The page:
It Ain’t Just RSS, or even HTML

There’s been a lot of discussion about Mark Pilgrims latest article on See, to pick a few examples, Dorothea, Marks follow-up comments and those of Dare Obasanjo.
I thought I’d comment briefly on Marks’ suggestion that “the ability to parse ill-formed feeds becomes a competitive advantage”. In short, he’s right. And it doesn’t only happen with RSS, or even just XML: I’ve seen it happen with SGML too.

Imagine you’re a company that accepts metadata from multiple sources, process that metadata using off-the-shelf SGML and XML tools. Of course you strictly validate the incoming material and push back on the producers when things go wrong. This causes much back-and-forth because sometimes the production of this data is also outsourced, meaning there’s some disconnects involved: the publisher doesn’t create the markup, and doesn’t have the technical facilities to check what the typesetters produce.
This scenario isn’t all that far from someone using a blogging tool which generates their RSS feeds for them: they have no idea how the hard work is done, and often don’t care.
Now, imagine that you’re muddling along, but another consumer of that material decides not to use markup tools and that everything is hack parsed with perl and regexps. Gets kind of hard to start pushing back on the publisher when you get responses like “well DataConsumer B managed to process this OK, what’s wrong with your system?”. In other words your inability to consume that data can be seen as a failing. And if DataConsumer X is a competitor then you can probably see how things can degrade.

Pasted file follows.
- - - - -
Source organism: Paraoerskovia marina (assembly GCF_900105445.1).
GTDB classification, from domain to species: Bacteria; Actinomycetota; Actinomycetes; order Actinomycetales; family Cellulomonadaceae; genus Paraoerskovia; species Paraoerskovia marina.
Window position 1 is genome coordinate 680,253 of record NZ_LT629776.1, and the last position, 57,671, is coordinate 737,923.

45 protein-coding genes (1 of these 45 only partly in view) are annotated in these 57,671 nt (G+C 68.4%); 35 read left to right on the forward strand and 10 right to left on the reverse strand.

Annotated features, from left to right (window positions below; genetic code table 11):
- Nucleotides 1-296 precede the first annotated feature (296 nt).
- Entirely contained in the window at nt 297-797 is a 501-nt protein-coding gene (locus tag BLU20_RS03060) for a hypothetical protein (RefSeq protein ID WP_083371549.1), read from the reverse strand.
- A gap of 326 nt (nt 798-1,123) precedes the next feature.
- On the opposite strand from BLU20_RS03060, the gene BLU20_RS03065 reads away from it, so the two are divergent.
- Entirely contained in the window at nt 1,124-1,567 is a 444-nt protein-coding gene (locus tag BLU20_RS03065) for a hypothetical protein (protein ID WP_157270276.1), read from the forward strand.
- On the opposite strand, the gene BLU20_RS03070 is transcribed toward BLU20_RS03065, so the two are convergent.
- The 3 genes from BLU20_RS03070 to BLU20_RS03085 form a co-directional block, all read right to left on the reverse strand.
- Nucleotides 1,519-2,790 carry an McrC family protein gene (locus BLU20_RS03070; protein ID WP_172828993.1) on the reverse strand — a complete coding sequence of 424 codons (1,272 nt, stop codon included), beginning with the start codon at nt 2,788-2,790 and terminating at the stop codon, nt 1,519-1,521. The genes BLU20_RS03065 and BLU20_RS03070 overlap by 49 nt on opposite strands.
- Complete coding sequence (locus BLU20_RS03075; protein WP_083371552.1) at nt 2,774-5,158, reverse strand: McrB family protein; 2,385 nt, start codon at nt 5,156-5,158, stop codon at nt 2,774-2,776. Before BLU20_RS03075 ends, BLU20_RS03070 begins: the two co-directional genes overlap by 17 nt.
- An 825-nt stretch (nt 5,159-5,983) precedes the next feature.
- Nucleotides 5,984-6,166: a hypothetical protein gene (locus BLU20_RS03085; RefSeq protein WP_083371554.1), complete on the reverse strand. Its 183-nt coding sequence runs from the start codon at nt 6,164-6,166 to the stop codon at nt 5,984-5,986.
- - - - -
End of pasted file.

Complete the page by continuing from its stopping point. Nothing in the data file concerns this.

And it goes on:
So, possibly, there’s a dynamic involved here which isn’t limited to “DataConsumer A leans on Publisher B” to get them to fix up their act, but more like DataConsumer A co-operates with DataConsumer B to fix up their act to the benefit of both. The consumers need to work together and evangelise to each other, not at the publishers who are arguably following the path of least resistance (which unfortunately leads ever downwards).
Why is it to the benefit of both? Because then both DataConsumers A and B can benefit from using off-the-shelf commodity tools to do the heavy-lifting of processing the data. They’re effectively outsourcing that grunt work, which is arguably not what their core competency is anyway: it’s more likely they’re competing on doing something interesting with that data. And with a higher quality data feed underneath they can start to build more interesting features on that data. In RSS terms that means doing cool thinds with UIs (which can definitely be improved) and all of the RSS modules that are appearing.
The above is something I’ve actually dealt with in none RSS circles. That particular problem was eventually (largely) solved when DataConsumer A bought DataConsumer B. But that’s not an option for most RSS consumers!